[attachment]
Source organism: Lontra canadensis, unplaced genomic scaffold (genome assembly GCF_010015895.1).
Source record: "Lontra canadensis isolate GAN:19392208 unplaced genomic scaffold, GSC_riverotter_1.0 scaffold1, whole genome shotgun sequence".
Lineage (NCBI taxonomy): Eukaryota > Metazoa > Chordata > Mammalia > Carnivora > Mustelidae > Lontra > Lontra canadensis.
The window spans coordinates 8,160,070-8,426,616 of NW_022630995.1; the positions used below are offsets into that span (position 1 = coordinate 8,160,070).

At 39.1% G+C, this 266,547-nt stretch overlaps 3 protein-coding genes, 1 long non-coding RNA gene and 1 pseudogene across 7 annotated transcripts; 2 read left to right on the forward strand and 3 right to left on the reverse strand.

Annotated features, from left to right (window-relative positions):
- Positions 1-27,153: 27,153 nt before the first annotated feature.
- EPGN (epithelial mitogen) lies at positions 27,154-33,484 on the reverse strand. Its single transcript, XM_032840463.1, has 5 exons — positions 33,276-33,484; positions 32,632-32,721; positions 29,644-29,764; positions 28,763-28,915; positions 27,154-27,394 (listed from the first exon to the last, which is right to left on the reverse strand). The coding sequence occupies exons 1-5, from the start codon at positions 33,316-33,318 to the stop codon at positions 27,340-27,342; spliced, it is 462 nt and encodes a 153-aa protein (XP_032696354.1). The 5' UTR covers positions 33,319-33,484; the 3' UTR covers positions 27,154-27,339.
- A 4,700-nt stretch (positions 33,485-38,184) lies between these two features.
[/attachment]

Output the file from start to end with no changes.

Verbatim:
Source organism: Lontra canadensis, unplaced genomic scaffold (genome assembly GCF_010015895.1).
Source record: "Lontra canadensis isolate GAN:19392208 unplaced genomic scaffold, GSC_riverotter_1.0 scaffold1, whole genome shotgun sequence".
Lineage (NCBI taxonomy): Eukaryota > Metazoa > Chordata > Mammalia > Carnivora > Mustelidae > Lontra > Lontra canadensis.
The window spans coordinates 8,160,070-8,426,616 of NW_022630995.1; the positions used below are offsets into that span (position 1 = coordinate 8,160,070).

At 39.1% G+C, this 266,547-nt stretch overlaps 3 protein-coding genes, 1 long non-coding RNA gene and 1 pseudogene across 7 annotated transcripts; 2 read left to right on the forward strand and 3 right to left on the reverse strand.

Annotated features, from left to right (window-relative positions):
- Positions 1-27,153: 27,153 nt before the first annotated feature.
- EPGN (epithelial mitogen) lies at positions 27,154-33,484 on the reverse strand. Its single transcript, XM_032840463.1, has 5 exons — positions 33,276-33,484; positions 32,632-32,721; positions 29,644-29,764; positions 28,763-28,915; positions 27,154-27,394 (listed from the first exon to the last, which is right to left on the reverse strand). The coding sequence occupies exons 1-5, from the start codon at positions 33,316-33,318 to the stop codon at positions 27,340-27,342; spliced, it is 462 nt and encodes a 153-aa protein (XP_032696354.1). The 5' UTR covers positions 33,319-33,484; the 3' UTR covers positions 27,154-27,339.
- A 4,700-nt stretch (positions 33,485-38,184) lies between these two features.